We began the Al Forthan Scholarship Training Series to provide current information to those who are serving marginalized populations. Through our training series, we raise a significant amount of money for the Al Forthan Scholarship. We charge a fee for the trainings, but all of the proceeds go towards the Al Forthan Scholarship. By attending these trainings you are able to learn from informative and influential people in the social work field, while also helping raise money for students to attend college. Take a look at this year’s Training Series below and see which trainings interest you.
If you work for an agency, you and your agency partner with us in co-presenting an Al Forthan training to raise funds for the Al Forthan Scholarship. What we would ask of your agency is to commit to sending several of your staff to the training and assist us in advertising the training with your partner agencies and contacts. It is a great way for your agency to learn current and useful information while also helping to raise money for the Scholarship. Email Greg Stone at email@example.com if your agency is interested in partnering with us to offer a training.
2017 – 2018 Training Series
Unless otherwise noted, all trainings are 8:30am-12:00pm at the New Song Church Community Center. Registration cost is $60 and 3 CEUs are awarded to all participants. Email Alex Rice at firstname.lastname@example.org to register for any future training.
September 27th at 8:30am to 12pm —Using DBT with Addiction and Dual Diagnosis Clients
With Cathy Moonshine, PhD, MSCP, MAC, CADC III
This seminar will have an emphasis on developing a foundation and broad understanding of the philosophy and skills of Dialectical Behavior Therapy (DBT) when working with adult clients with addiction, mental health and dual diagnosis difficulties. We will learn how the four areas of emphasis, Mindfulness, Distress Tolerance, Emotion Regulation, and Interpersonal Effectiveness, along with the Meta Skills can help clients with addictions and dual diagnosis establish and sustain recovery.
October 25th at 8:30am to 12pm— The ACT Matrix: A Powerful Tool for Relapse Prevention
With Rick Berman LPC, CADCIII, CGACII
This training is designed to provide attendees with an opportunity to learn how to use the Acceptance and Commitment Therapy (ACT) Matrix as a tool for teaching relapse prevention skills. ACT is an evidence-based treatment model that has been shown to be effective for treating addictions and many other behavioral health problems. The Matrix was developed by Kevin Polk, PhD and his associates. For clinicians, the Matrix is an easy-to-learn entryway to using the ACT approach. The class will be an experiential exercise where the ACT Matrix will be presented to attendees as it would be to clients in a treatment group.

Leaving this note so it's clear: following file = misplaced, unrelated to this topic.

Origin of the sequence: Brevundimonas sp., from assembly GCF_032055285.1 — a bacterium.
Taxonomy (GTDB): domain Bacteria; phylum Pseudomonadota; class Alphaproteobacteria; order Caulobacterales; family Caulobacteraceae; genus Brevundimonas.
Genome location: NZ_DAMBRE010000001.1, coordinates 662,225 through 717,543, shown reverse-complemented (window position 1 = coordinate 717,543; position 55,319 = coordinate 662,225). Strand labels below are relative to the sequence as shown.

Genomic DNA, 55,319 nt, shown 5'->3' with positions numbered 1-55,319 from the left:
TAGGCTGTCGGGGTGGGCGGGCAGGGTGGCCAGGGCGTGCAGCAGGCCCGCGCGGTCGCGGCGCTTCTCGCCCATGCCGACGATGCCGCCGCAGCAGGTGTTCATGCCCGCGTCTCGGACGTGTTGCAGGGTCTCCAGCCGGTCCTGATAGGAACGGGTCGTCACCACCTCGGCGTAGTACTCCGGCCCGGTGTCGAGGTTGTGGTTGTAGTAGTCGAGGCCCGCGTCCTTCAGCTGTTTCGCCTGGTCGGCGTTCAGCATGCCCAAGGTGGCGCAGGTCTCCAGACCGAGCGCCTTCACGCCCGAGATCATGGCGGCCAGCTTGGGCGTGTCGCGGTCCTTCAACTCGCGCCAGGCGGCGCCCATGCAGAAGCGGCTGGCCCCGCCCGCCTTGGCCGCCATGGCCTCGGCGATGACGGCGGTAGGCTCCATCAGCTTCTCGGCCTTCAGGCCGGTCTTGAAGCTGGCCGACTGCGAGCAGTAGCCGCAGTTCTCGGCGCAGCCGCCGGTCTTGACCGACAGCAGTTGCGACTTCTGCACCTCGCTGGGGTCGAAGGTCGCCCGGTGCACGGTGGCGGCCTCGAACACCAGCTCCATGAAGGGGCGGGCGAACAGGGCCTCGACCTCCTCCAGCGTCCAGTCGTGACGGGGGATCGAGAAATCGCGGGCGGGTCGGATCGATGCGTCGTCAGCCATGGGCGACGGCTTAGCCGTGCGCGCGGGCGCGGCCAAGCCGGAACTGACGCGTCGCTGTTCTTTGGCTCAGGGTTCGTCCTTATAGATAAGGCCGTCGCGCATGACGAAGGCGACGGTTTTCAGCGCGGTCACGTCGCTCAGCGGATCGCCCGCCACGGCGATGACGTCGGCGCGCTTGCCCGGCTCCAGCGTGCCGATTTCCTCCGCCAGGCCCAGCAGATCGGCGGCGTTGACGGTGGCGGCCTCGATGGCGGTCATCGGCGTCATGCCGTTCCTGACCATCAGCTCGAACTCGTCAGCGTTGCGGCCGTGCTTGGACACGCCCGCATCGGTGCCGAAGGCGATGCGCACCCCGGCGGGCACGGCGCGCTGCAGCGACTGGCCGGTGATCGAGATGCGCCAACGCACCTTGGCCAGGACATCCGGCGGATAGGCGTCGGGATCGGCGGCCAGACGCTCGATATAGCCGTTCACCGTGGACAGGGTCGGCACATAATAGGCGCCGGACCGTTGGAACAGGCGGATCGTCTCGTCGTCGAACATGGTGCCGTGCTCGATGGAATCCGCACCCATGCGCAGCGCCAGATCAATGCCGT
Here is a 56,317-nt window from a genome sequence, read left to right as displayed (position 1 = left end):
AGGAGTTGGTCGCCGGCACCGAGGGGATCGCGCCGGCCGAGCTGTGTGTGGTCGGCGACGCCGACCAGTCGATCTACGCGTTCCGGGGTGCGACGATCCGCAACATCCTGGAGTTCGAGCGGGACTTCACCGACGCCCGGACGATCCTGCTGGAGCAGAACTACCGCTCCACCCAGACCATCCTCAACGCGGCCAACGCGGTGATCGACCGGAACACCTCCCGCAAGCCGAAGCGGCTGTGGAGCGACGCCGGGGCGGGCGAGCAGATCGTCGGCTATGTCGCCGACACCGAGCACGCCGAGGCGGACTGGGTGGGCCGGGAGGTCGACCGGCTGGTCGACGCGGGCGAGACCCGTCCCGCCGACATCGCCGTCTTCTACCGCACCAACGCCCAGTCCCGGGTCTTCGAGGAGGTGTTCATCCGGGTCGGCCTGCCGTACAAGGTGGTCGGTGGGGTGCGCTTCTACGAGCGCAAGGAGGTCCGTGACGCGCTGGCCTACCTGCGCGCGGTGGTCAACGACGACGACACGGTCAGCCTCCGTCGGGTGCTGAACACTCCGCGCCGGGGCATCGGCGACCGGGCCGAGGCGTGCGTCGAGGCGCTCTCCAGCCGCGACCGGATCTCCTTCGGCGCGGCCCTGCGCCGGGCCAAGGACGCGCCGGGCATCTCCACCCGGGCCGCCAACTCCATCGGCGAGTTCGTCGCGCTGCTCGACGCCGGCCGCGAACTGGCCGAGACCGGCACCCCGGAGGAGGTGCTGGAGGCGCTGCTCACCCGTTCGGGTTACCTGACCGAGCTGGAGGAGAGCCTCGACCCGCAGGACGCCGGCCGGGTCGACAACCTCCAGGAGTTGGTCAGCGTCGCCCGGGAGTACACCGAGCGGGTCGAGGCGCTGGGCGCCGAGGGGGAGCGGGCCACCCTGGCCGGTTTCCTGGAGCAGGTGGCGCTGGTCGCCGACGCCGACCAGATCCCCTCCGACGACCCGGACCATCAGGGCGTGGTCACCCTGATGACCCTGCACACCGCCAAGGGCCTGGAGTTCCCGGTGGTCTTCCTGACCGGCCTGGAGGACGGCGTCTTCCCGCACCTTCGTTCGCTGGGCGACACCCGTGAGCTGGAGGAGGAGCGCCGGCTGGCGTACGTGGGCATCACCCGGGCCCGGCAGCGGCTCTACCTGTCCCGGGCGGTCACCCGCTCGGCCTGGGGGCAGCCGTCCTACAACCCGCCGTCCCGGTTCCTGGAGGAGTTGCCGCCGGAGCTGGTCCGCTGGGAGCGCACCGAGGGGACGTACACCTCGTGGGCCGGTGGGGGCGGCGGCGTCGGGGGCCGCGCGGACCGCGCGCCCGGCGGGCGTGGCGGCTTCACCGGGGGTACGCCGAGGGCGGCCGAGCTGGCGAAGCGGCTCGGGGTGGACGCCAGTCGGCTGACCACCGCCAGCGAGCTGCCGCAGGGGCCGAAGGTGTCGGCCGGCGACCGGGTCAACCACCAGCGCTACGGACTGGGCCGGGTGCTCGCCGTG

November 29th at 8:30am to 12pm —From Pronouns to Practice: An Exploration of Trans affirming Language and Action for Counselors
With Deanna Cor, PhD, LPC, NCC
This training is designed to provide attendees with an opportunity to learn about and enhance their cultural competency for working with clients identifying as trans and gender nonconforming. Attendees will learn about important terminology that must be incorporated in clinical work with people identifying as transgender, including the use of more inclusive terminology. Attendees will also explore the impact of discrimination on trans folks and ways to navigate microaggressions experienced in session.
January 10th at 8:30am to 12pm —Practicing Allyship, Applying Privilege
With Steve Joiner and Casey Layton
The work of social and racial justice needs everyone’s active participation. One strategy to help achieve this ideal is developing employees who practice strong, anti-racist allyship. A key part of anti-racist allyship is acknowledging where you have privilege–your advantages and opportunities based on institutional and systemic favoritism–and understanding how daily choices can bring about inclusive change in your agencies and communities. Practicing allyship requires cultural humility, active listening, continual learning, and a willingness to stop being complicit in systems that actively disadvantage groups of people. This half-day workshop explores: 1. How privilege shows up in the systems that make up our workplaces, our communities, and our society at large. 2. The role of intersectionality–the multifaceted characteristics that make us each unique–as it applies to privilege. 3. Cultural humility as a way to be guided by others as to how to best apply your privilege. what they need for support, justice, and opportunity. 4. The practice of allyship, from the never-ending personal work to showing up in solidarity and support on behalf of diverse communities.